THE WARRIOR PROPHET

MUHAMMAD AND WAR

A complex but readable reinterpretation of Muhammad’s role as a warrior prophet.

Renowned military historian Hayward explores the war campaigns of the Prophet Muhammad in this sprawling historical study.

Perhaps no two people have influenced the world quite like Jesus and the Prophet Muhammad. And while their religious teachings are similar, Muhammad diverges in his dual role as a “warrior-prophet” who “fought militarily to fulfil [sic] the mission that he believed God had given him.” Central to Hayward’s impetus in writing this book is his belief that contemporary scholarship has inadequately addressed Muhammad’s militarism. Most studies on the prophet, for example, are written by theologians and religious scholars who fail to approach the topic with the methodology of trained historians and thus focus on issues of fiqh (jurisprudence). According to the author, many scholars are also plagued by “present-centeredness” and operate under modern assumptions that condemn warfare or rely on Western tropes that portray “Muhammad as a general” based on contemporary understandings of military organization. Eschewing these historiographic trends that attempt to speak to 21st-century issues, Hayward emphasizes the religious and military context in which Muhammad acted. Divided into three sections, the book begins by placing Muhammad in a historical context in which the “ordinariness of raiding” was the “norm.” A similar contextual approach guides the book’s subsequent sections: “Pitched Battles and Attacks on Settlements” and “Muhammad’s War With the Jews.” Arguing against allegations that Muhammad was antisemitic, the book notes that Jews were “under his sworn protection,” were given “certain freedoms,” and that there were even Jewish “strong warriors” serving as auxiliaries in his Khaybar campaign. Though Hayward is a self-described “committed Muslim,” he is uninterested in presenting religious history or defending Muhammad’s military competence. Instead, as a professor of strategic thought at Rabdan Academy in the United Arab Emirates and author of multiple books on military history, he seeks to further readers’ understanding of “the historical Muhammad” whose military actions are filtered through a seventh-century Arabic mindset. At more than 450 dense pages, the book may be overwhelming to those unfamiliar with Islamic history, though ample reading aids (from maps and charts to timelines and a glossary) are provided. With almost 1,500 endnotes, this is a remarkably well-researched book that has a solid grasp on both contemporary scholarship as well as Arabic primary sources.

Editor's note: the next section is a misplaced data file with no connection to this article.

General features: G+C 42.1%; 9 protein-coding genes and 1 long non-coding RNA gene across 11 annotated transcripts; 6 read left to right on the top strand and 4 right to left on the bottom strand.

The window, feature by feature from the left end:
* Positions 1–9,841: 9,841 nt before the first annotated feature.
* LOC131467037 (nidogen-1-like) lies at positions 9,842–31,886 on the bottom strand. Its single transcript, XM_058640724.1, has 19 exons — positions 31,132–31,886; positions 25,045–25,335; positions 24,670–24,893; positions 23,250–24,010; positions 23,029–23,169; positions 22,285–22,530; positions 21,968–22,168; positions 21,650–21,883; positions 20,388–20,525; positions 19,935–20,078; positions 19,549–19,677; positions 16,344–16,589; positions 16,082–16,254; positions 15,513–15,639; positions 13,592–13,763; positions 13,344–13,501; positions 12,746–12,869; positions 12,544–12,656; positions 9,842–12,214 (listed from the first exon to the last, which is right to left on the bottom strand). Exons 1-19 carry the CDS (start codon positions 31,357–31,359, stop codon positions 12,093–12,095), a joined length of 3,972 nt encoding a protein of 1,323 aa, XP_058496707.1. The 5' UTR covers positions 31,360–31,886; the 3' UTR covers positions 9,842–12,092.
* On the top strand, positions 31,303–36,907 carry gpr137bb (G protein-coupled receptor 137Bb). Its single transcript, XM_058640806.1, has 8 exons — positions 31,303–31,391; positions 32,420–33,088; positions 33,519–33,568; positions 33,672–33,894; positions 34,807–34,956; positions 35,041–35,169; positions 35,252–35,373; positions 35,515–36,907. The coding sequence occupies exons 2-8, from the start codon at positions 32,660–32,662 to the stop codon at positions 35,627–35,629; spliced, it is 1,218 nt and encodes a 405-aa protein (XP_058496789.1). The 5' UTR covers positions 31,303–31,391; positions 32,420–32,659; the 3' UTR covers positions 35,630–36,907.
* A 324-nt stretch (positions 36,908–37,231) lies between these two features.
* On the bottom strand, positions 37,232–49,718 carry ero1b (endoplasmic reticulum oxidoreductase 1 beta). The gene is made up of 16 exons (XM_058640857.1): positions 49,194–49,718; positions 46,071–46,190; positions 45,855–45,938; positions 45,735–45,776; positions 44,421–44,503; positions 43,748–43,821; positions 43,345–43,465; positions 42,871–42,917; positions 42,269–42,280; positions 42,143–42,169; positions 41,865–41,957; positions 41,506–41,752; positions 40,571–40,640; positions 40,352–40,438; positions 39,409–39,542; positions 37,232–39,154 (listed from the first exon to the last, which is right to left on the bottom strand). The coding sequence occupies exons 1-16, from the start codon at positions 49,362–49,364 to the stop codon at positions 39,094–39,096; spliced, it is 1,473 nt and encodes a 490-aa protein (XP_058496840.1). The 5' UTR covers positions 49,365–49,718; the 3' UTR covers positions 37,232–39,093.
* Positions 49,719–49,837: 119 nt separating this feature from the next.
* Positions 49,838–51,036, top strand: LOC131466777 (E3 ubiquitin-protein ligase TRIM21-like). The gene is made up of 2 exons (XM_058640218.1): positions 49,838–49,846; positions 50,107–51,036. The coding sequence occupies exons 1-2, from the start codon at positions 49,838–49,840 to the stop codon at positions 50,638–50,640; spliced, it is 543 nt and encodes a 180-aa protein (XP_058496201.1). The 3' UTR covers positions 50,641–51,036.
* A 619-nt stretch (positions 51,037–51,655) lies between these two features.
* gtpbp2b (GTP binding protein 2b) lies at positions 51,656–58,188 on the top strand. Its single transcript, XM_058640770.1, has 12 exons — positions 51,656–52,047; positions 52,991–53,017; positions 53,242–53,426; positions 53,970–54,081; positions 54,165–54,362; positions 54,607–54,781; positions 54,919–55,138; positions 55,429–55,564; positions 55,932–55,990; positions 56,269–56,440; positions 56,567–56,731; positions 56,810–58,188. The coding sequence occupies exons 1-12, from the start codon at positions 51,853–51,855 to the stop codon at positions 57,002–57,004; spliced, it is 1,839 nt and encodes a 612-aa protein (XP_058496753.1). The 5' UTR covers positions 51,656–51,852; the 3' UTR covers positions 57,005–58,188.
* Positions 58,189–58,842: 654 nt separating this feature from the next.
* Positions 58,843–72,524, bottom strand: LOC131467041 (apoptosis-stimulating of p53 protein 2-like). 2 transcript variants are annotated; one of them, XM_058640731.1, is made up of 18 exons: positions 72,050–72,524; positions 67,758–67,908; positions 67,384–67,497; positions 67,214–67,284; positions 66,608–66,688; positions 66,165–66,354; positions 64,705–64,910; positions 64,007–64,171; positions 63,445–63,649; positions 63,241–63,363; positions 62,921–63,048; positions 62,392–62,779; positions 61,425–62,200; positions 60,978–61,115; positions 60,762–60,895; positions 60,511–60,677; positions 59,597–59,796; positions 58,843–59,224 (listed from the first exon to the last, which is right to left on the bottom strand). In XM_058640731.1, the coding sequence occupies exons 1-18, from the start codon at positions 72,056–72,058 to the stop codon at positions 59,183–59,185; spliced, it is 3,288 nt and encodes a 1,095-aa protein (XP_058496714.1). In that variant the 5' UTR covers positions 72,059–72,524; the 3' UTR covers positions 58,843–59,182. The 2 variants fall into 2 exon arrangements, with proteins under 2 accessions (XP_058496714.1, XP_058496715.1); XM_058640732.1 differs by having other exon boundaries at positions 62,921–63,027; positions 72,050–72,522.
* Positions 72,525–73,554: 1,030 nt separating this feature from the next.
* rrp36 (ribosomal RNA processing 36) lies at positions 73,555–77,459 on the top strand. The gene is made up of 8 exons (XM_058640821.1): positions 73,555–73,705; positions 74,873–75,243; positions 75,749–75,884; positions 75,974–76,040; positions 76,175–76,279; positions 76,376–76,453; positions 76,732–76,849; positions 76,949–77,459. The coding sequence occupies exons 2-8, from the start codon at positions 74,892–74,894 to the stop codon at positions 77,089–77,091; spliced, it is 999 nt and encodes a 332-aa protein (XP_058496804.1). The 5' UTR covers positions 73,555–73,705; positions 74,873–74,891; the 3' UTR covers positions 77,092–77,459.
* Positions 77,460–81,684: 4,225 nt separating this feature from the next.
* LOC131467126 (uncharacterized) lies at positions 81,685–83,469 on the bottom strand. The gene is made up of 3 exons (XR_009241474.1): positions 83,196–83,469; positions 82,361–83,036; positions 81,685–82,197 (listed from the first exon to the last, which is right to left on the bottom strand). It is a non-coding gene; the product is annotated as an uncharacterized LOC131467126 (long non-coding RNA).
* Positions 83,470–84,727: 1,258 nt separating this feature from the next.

A complex but readable reinterpretation of Muhammad’s role as a warrior prophet.

Pub Date: Aug. 1, 2022

ISBN: 9781800119802

Page Count: 457

Publisher: Claritas Books

Review Posted Online: Jan. 3, 2023

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KILLERS OF THE FLOWER MOON

THE OSAGE MURDERS AND THE BIRTH OF THE FBI

Dogged original research and superb narrative skills come together in this gripping account of pitiless evil.

Awards & Accolades

Likes

  • Readers Vote
  • 16


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  • Our Verdict
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  • Kirkus Reviews'
    Best Books Of 2017


  • New York Times Bestseller


  • IndieBound Bestseller


  • National Book Award Finalist

Greed, depravity, and serial murder in 1920s Oklahoma.